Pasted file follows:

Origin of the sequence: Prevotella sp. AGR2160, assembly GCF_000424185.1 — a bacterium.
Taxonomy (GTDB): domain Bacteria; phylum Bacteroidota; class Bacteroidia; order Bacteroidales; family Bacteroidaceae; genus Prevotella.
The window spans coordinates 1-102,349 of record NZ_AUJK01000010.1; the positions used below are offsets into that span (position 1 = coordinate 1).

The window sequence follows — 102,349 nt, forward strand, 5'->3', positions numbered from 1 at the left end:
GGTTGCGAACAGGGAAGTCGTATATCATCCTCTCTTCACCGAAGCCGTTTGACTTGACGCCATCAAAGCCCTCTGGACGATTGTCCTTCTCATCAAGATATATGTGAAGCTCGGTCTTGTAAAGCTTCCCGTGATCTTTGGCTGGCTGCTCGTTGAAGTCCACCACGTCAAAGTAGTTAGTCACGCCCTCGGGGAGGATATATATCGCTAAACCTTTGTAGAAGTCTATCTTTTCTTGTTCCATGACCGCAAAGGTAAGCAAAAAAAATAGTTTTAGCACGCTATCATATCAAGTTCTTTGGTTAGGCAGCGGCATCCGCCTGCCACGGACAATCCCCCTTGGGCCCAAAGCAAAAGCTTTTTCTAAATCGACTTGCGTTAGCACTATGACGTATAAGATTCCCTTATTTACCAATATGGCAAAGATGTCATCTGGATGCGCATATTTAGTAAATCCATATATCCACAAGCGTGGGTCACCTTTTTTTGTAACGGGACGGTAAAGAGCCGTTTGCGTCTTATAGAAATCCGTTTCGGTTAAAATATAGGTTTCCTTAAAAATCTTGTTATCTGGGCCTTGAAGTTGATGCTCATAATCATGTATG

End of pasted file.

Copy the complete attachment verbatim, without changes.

Origin of the sequence: Prevotella sp. AGR2160, assembly GCF_000424185.1 — a bacterium.
Taxonomy (GTDB): domain Bacteria; phylum Bacteroidota; class Bacteroidia; order Bacteroidales; family Bacteroidaceae; genus Prevotella.
The window spans coordinates 1-102,349 of record NZ_AUJK01000010.1; the positions used below are offsets into that span (position 1 = coordinate 1).

The window sequence follows — 102,349 nt, forward strand, 5'->3', positions numbered from 1 at the left end:
GGTTGCGAACAGGGAAGTCGTATATCATCCTCTCTTCACCGAAGCCGTTTGACTTGACGCCATCAAAGCCCTCTGGACGATTGTCCTTCTCATCAAGATATATGTGAAGCTCGGTCTTGTAAAGCTTCCCGTGATCTTTGGCTGGCTGCTCGTTGAAGTCCACCACGTCAAAGTAGTTAGTCACGCCCTCGGGGAGGATATATATCGCTAAACCTTTGTAGAAGTCTATCTTTTCTTGTTCCATGACCGCAAAGGTAAGCAAAAAAAATAGTTTTAGCACGCTATCATATCAAGTTCTTTGGTTAGGCAGCGGCATCCGCCTGCCACGGACAATCCCCCTTGGGCCCAAAGCAAAAGCTTTTTCTAAATCGACTTGCGTTAGCACTATGACGTATAAGATTCCCTTATTTACCAATATGGCAAAGATGTCATCTGGATGCGCATATTTAGTAAATCCATATATCCACAAGCGTGGGTCACCTTTTTTTGTAACGGGACGGTAAAGAGCCGTTTGCGTCTTATAGAAATCCGTTTCGGTTAAAATATAGGTTTCCTTAAAAATCTTGTTATCTGGGCCTTGAAGTTGATGCTCATAATCATGTATG